|IS WORKFARE MORAL?|
Join the debate over whether workfare is modern slavery....
August 6, 1997
in this forum:
Would mandatory drug testing be more moral than workfare? What should religious organizations do to ease the plight of the poor? Weren't slaves treated better than welfare recipients are today? How can the religious community help change the public discourse on what is moral in this unfair and unjust economy? Your additional questions and comments
July 1, 1997:
How states are complying with new federal guidelines.
June 11, 1997:
The transition made by of hundreds of people who've moved from welfare to work as part of corporate programs to hire people on assistance.
April 14, 1997:
New California laws link food stamps to work.
Browse the NewsHour's index of Welfare stories.
Rev. Sirico's New York Times editorial defending workfare.
Labor unions critique the effects of workfare on employment opportunities.
Theodore Bowling of Charlotte, NC, asks:
The institution of modern welfare progams began most notably in the Roosevelt Administration. These were, by and large, programs such as WPA and CCC, very similar to the more recent "workfare" programs. Is not the proposed "workfare" revolution simply a return to the basic premise of the original programs: to provide the worker with the pride of a job and to allow unemployed to learn job skills necessary for survival?
Rabbi Gary Bretton-Granatoor of the Stephen Wise Synagogue responds:
Allow me to cite a religious source first. The great medieval philosopher and teacher, Rabbi Moses ben Maimon (known as Maimonides) taught that the highest form of charity was teaching a person to be self-sufficient by teaching that person skills to work. On that ground I support, wholeheartedly, the philosophy behind Workfare. The WPA was a great example of putting this philosophy into practical use and benefiting society.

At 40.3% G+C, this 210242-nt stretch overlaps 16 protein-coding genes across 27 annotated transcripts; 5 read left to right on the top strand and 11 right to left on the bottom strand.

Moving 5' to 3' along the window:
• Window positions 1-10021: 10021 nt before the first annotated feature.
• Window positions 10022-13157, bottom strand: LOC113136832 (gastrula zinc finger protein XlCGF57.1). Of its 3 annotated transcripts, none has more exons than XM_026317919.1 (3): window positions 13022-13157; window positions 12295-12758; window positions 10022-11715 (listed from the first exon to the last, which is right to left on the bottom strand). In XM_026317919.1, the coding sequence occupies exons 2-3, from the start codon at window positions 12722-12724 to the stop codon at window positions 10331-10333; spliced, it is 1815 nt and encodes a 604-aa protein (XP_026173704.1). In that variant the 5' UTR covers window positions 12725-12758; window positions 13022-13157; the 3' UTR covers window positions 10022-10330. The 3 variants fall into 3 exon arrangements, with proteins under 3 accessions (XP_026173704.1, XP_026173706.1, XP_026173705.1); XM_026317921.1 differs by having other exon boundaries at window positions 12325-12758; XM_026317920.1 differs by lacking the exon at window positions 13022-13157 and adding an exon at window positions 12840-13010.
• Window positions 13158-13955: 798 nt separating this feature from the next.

I can only speak about the New York City version of Workfare, known here are the Work Experience Program. However, there is little analogue between the WPA and WEP. The people on the WEP do menial tasks, with no chance for advancement or permanent placement. Through attrition the City has reduced its workforce in the Departments of Sanitation, Housing and Parks -- using WEP workers to fill in the spaces once allowing people to earn a living with benefits. The WEP workers work in terrible conditions, without proper supplies, and no place for redress of grievances.
I would actively support a WPA-like program. But currently, the WEP workers are not learning skills that lead to full-time employment. They are being used as political window-dressing in an election year to convince the middle-class voters that welfare recipients are finally giving something back to society. I want to help create a system that is fair -- that would truly lead to gainful employment.
Rev. Robert Sirico of the Acton Institute responds:
Mr. Bowling gives the best possible case for workfare: it builds the work ethic where it has atrophied, and it imparts the pride that comes with working and accomplishing a goal. But the example of the New Deal's CCC and WPA point to a danger associated with workfare. Whatever the merit of those programs, they were hugely expensive and the final product did not always reflect the best use of resources.
Neither should modern workfare become an excuse for the government to merely employ more people in its own ranks, doing work only the government thinks is important (as versus what really is important). It is also true that many workfare programs have proven to be even more expensive for the taxpayer than old- fashioned handouts.
In designing workfare programs, we need to keep the goal in mind. It isn't just to make sure that everyone in society has a job of some sort. The goal should be to provide opportunities for people to do socially productive work, preferably in the private sector where their efforts are in the service of society and not the political class.